In her account of the two weeks, she called Jennifer Hart’s reactions to the children “overblown,” and described her punishments as seeming “unnecessarily cruel.”
“She would deprive them of meals, take away talking privileges for a day, and make them stand in a corner and stare at a wall for a long, extended period of time,” Argyropoulos wrote in an email.
Argyropoulos told Jennifer Hart she was concerned the children weren’t being fed. Hart told her the children had food-related issues prior to their adoption. After Argyropoulos repeatedly raised her concerns, the women cut off contact, prompting Argyropoulos to report the family to DHS.
“I was later told that the children had been interviewed by Oregon Child Protective Services, and it was apparent that each child had been coached by their mothers on what to say,” Argyropoulos wrote. She said the DHS caseworker told her there was not enough evidence at the time to make the case.
A trail of child-abuse investigations
The Harts’ first child-abuse investigation was in 2008, when the family was living in Alexandria, Minnesota. Hannah, then 6, told a police detective and a social services caseworker that her mother Jennifer hit her in the arm with a belt.
In their interview with investigators, Jennifer and Sarah said Hannah had been dealing with constant food issues, including stealing people’s food at school and eating out of garbage cans. They said they did not know how the bruise got on her arm but claimed she had recently fallen down the stairs in the family’s home. Law enforcement closed the case without investigating further.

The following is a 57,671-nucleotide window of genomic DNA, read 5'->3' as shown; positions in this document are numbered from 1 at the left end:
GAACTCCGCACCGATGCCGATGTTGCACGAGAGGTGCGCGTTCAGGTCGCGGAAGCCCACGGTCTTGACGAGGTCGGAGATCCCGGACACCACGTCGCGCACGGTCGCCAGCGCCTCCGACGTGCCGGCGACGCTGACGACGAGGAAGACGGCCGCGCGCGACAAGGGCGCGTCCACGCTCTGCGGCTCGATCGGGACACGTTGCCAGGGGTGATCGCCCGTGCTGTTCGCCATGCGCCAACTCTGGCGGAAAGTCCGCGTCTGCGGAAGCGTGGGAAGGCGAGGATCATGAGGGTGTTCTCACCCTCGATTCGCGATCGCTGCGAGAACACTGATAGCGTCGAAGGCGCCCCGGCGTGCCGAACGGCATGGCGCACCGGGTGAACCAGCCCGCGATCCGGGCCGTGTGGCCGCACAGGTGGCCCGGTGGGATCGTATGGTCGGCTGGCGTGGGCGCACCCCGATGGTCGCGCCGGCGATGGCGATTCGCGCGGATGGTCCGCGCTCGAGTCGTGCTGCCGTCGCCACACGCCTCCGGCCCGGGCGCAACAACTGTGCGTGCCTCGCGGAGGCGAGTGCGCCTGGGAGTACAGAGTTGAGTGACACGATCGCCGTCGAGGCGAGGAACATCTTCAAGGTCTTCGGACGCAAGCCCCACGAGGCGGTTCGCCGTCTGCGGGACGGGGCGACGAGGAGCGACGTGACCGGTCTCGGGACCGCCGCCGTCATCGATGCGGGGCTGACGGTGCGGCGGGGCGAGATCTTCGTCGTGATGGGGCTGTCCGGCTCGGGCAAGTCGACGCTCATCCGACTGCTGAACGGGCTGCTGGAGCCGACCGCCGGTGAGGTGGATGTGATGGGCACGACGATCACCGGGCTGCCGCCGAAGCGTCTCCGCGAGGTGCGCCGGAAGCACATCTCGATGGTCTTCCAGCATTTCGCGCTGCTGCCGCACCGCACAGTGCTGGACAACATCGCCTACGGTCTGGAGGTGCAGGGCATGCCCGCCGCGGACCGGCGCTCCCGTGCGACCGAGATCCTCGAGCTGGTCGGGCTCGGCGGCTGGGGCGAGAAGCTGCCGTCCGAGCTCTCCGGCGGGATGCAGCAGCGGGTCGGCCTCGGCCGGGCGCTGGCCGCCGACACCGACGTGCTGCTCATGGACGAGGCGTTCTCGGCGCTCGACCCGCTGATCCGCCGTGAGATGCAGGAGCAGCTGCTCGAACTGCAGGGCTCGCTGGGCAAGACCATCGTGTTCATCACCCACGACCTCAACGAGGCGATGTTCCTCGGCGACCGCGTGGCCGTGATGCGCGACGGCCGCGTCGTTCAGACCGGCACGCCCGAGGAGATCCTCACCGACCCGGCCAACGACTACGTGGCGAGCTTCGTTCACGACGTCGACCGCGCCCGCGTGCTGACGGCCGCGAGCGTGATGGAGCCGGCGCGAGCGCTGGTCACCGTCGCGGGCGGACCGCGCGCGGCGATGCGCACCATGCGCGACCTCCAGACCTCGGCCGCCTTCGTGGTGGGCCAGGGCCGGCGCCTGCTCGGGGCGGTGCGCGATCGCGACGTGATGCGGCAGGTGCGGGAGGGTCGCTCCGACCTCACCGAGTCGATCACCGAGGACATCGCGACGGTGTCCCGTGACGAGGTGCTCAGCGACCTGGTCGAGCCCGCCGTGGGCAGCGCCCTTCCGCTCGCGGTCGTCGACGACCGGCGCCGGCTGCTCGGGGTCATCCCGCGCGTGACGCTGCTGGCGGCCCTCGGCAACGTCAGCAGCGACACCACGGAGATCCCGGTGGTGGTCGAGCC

Two years later, however, 6-year-old Abigail told a teacher in Alexandria’s Woodland Elementary School that she had “owies” on her stomach and back. The teacher found bruises on Abigail’s body, stretching from her sternum to her belly button, and from the middle of her back to her waistband.
Abigail told the teacher she had had a penny in her pocket, which made her mom Jennifer mad. Abigail said Jennifer put her in the bathtub, turned on cold water, and hit her with a closed fist. The little girl also said that Jennifer would get mad and ground her, forcing her to miss lunch.
Sarah, however, took the blame for the child’s injuries. She admitted to spanking Abigail as she was bent over the edge of a bathtub. Sarah said she and Jennifer didn’t ordinarily use spanking as a form of discipline, but they had recently started spanking Abigail to deal with lying.
In April 2011, Sarah pleaded guilty to two counts of misdemeanor domestic assault; a charge of malicious punishment of a child was dismissed. She was placed on supervised probation for a year and was sentenced to community service in lieu of a fine.
The children were pulled out of public school eight days after the conviction, and never attended school again. Their parents never took the necessary steps to register the students for home-schooling in either Oregon or Washington.